How do you tell a child Daddy's never coming home?
With the sudden passing of actor Heath Ledger, Moms everywhere can empathize with Michelle Williams, mother of his now fatherless 2-year-old daughter, Matilda. What kind of conversations is she going to have to have through the years? Matilda is too young to understand now, but soon she'll wonder—maybe even hear kids at school or relatives talking—and her mother is going to have to give her something.
According to Children's Grief Education Association, approximately 4.8 million U.S. children are grieving the loss of a parent. Mom•Logic friend and family counselor Rosanne Tobey LPC says the best way to inform a child of a sudden loss is to keep it simple and allow the child to express themselves and to ask questions.• Don't provide too many details, unless asked. Talk to the child based on the developmental level they're at. With small kids, keep it simple, but be honest—don't tell them they "went to sleep" or "were sick" because children will take it literally and have a fear of being sick or sleeping.
• Let your child know what to expect. Prepare them, let them know the process—there's going to be a ceremony where you'll have a chance to say goodbye—whatever the process is for your family, tell them ahead of time. If your child wants to attend, it could be best to let them. They may find some comfort in participating in the ritual. It's important to have a back-up plan in case they get overwhelmed and need to leave. Choose someone in advance to take the child outside or home.
• For school age kids, give your child a choice. The first days after a death often include planning and chaos. If the child wants to go to school, they should go. It's important to try to be in tune with the child's needs and make the decision based on who you know your child to be. Some children would rather stay close to home and that's OK too.
• Reassure your child. Kids are smart, they'll start to wonder what will happen to them. By explaining to them what will happen—whether it's Mommy will work less or Grandma will take care of you after school—what's most important for kids is taking away as much of the unexpected as possible. They'll adjust much better that way.
Jill, a mother of two small girls, still remembers the day her family was forever changed. "I walked home from school, holding hands with my little brother. My uncle's Bronco was parked outside and I was excited to see him. When we walked into the house, the adults were just standing there, my mother's head was in her hands. When they said 'daddy died this afternoon,' it was just like 'What?'—so out of the blue. He'd had a heart attack and all my brother and I could do was continue standing there holding hands. Who knew when you walked in the door your life would completely change."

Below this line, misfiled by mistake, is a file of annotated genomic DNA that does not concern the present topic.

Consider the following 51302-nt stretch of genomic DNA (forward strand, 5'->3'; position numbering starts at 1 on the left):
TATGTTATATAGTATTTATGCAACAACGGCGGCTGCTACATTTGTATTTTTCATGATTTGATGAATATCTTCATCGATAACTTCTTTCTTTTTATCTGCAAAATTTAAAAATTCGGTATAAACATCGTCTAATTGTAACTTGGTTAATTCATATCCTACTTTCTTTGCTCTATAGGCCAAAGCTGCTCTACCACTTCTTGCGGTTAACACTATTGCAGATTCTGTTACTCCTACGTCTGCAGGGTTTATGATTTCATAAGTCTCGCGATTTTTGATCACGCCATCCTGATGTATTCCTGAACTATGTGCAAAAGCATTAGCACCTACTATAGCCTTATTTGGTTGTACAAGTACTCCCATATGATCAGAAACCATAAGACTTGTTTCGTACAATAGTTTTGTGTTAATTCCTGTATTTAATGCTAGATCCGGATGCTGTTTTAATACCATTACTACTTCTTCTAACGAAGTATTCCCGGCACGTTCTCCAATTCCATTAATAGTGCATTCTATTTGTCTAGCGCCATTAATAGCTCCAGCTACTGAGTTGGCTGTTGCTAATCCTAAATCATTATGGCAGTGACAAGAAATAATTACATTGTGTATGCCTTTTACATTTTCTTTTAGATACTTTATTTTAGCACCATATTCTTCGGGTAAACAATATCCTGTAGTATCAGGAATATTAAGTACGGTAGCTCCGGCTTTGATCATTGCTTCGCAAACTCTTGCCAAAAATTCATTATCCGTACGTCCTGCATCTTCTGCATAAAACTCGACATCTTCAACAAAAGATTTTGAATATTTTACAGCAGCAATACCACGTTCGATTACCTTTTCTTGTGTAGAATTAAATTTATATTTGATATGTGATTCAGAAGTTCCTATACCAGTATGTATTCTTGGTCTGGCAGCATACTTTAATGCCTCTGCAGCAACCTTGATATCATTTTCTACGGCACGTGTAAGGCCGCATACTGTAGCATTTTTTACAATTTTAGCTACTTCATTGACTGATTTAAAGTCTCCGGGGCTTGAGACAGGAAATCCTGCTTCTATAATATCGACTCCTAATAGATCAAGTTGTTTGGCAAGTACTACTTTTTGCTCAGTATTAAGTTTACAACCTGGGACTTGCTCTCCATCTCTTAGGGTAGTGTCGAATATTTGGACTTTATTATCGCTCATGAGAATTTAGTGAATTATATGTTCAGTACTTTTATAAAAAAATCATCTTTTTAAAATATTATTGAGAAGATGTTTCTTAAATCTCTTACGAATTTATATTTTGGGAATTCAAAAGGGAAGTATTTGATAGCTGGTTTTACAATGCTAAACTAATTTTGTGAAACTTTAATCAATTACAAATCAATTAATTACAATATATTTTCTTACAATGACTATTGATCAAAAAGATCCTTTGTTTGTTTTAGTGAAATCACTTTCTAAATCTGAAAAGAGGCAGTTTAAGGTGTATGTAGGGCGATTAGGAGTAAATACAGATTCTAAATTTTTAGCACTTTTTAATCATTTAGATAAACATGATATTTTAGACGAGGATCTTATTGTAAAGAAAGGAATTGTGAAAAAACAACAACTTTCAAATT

How did life change for Jill and her family? "My mom really fell apart. I would find her crying in a corner of the house. I had to be the strong one. I would comfort her, telling her it's going to be OK. My dad was a veterinarian in the area, so everyone in the community knew him and he was extremely well-liked. When he passed away, they made an announcement at school, and I was one of the only kids who'd ever had a parent die. People were constantly approaching me—it was very, very public."
Dealing with the loss of her father continues every day at home with Jill's own husband and children. "I worry about my husband healthwise, his eating and exercise. I've found myself thinking 'oh yeah I'll be a single mom one day.' It was a strong presence when my first daughter was born. I caught myself wondering what I would do if he was just gone. Also, it's weird to watch my daughter getting closer to that age I was when my father died. I had to grow up so fast. At 11, boom—I was an adult."
Obviously, the death of a father or close family member doesn't stop affecting a child when the funeral is over. Rosanne Tobey says some other things to be aware of is that the child might not cry at first. "He or she is going to take some time to process it—even if they comprehend, they may continuously ask question. Expect some sort of acting out, it's normal. But keep an eye out - if the child starts acting out in a way that's troublesome or an older child's grades suddenly drop, consult with a school counselor. They're a free and immediate resource and can help you find more help. There are also great books and local support groups. Also, don't underestimate the power of expression—encourage the child draw pictures of the person whose passed. Sometimes they just need to express their feelings."